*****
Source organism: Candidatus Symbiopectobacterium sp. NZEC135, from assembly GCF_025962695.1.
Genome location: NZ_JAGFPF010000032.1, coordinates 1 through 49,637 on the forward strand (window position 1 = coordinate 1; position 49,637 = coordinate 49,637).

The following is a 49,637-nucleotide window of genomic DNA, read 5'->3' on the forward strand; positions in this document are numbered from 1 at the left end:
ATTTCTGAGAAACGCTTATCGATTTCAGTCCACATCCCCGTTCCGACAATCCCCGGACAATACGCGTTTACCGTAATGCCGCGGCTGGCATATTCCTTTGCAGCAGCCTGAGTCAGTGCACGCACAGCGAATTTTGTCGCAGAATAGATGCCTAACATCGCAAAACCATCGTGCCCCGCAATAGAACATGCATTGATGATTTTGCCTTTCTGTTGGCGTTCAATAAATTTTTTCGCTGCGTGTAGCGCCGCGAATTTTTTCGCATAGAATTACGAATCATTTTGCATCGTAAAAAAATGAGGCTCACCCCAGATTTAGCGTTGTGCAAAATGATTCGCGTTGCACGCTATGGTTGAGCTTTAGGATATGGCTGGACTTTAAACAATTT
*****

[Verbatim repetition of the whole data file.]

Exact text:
Source organism: Candidatus Symbiopectobacterium sp. NZEC135, from assembly GCF_025962695.1.
Genome location: NZ_JAGFPF010000032.1, coordinates 1 through 49,637 on the forward strand (window position 1 = coordinate 1; position 49,637 = coordinate 49,637).

The following is a 49,637-nucleotide window of genomic DNA, read 5'->3' on the forward strand; positions in this document are numbered from 1 at the left end:
ATTTCTGAGAAACGCTTATCGATTTCAGTCCACATCCCCGTTCCGACAATCCCCGGACAATACGCGTTTACCGTAATGCCGCGGCTGGCATATTCCTTTGCAGCAGCCTGAGTCAGTGCACGCACAGCGAATTTTGTCGCAGAATAGATGCCTAACATCGCAAAACCATCGTGCCCCGCAATAGAACATGCATTGATGATTTTGCCTTTCTGTTGGCGTTCAATAAATTTTTTCGCTGCGTGTAGCGCCGCGAATTTTTTCGCATAGAATTACGAATCATTTTGCATCGTAAAAAAATGAGGCTCACCCCAGATTTAGCGTTGTGCAAAATGATTCGCGTTGCACGCTATGGTTGAGCTTTAGGATATGGCTGGACTTTAAACAATTT